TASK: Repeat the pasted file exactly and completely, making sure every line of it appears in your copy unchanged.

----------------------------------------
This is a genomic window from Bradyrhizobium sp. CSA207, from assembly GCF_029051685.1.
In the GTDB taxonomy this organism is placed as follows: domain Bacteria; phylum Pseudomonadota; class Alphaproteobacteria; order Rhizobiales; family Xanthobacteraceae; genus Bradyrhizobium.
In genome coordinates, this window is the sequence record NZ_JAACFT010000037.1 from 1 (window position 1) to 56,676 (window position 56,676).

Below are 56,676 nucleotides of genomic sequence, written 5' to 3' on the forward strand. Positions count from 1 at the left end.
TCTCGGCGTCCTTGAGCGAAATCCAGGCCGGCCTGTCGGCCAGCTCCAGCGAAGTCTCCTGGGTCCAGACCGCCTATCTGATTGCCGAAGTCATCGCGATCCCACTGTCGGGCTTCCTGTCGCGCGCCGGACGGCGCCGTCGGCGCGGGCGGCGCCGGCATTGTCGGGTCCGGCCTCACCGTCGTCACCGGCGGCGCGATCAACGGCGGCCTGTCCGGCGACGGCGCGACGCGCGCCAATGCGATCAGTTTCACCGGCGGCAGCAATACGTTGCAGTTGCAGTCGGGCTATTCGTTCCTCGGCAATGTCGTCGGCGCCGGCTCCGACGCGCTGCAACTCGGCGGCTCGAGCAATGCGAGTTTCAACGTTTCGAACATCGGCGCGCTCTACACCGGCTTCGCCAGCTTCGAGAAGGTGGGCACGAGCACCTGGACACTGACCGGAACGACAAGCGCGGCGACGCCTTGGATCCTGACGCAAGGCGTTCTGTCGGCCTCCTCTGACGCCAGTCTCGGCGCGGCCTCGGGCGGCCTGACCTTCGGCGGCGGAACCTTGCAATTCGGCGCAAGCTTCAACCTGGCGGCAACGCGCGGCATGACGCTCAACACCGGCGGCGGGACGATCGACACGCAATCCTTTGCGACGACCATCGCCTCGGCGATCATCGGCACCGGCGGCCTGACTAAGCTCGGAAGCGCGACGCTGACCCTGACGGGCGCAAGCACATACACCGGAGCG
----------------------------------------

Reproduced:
This is a genomic window from Bradyrhizobium sp. CSA207, from assembly GCF_029051685.1.
In the GTDB taxonomy this organism is placed as follows: domain Bacteria; phylum Pseudomonadota; class Alphaproteobacteria; order Rhizobiales; family Xanthobacteraceae; genus Bradyrhizobium.
In genome coordinates, this window is the sequence record NZ_JAACFT010000037.1 from 1 (window position 1) to 56,676 (window position 56,676).

Below are 56,676 nucleotides of genomic sequence, written 5' to 3' on the forward strand. Positions count from 1 at the left end.
TCTCGGCGTCCTTGAGCGAAATCCAGGCCGGCCTGTCGGCCAGCTCCAGCGAAGTCTCCTGGGTCCAGACCGCCTATCTGATTGCCGAAGTCATCGCGATCCCACTGTCGGGCTTCCTGTCGCGCGCCGGACGGCGCCGTCGGCGCGGGCGGCGCCGGCATTGTCGGGTCCGGCCTCACCGTCGTCACCGGCGGCGCGATCAACGGCGGCCTGTCCGGCGACGGCGCGACGCGCGCCAATGCGATCAGTTTCACCGGCGGCAGCAATACGTTGCAGTTGCAGTCGGGCTATTCGTTCCTCGGCAATGTCGTCGGCGCCGGCTCCGACGCGCTGCAACTCGGCGGCTCGAGCAATGCGAGTTTCAACGTTTCGAACATCGGCGCGCTCTACACCGGCTTCGCCAGCTTCGAGAAGGTGGGCACGAGCACCTGGACACTGACCGGAACGACAAGCGCGGCGACGCCTTGGATCCTGACGCAAGGCGTTCTGTCGGCCTCCTCTGACGCCAGTCTCGGCGCGGCCTCGGGCGGCCTGACCTTCGGCGGCGGAACCTTGCAATTCGGCGCAAGCTTCAACCTGGCGGCAACGCGCGGCATGACGCTCAACACCGGCGGCGGGACGATCGACACGCAATCCTTTGCGACGACCATCGCCTCGGCGATCATCGGCACCGGCGGCCTGACTAAGCTCGGAAGCGCGACGCTGACCCTGACGGGCGCAAGCACATACACCGGAGCG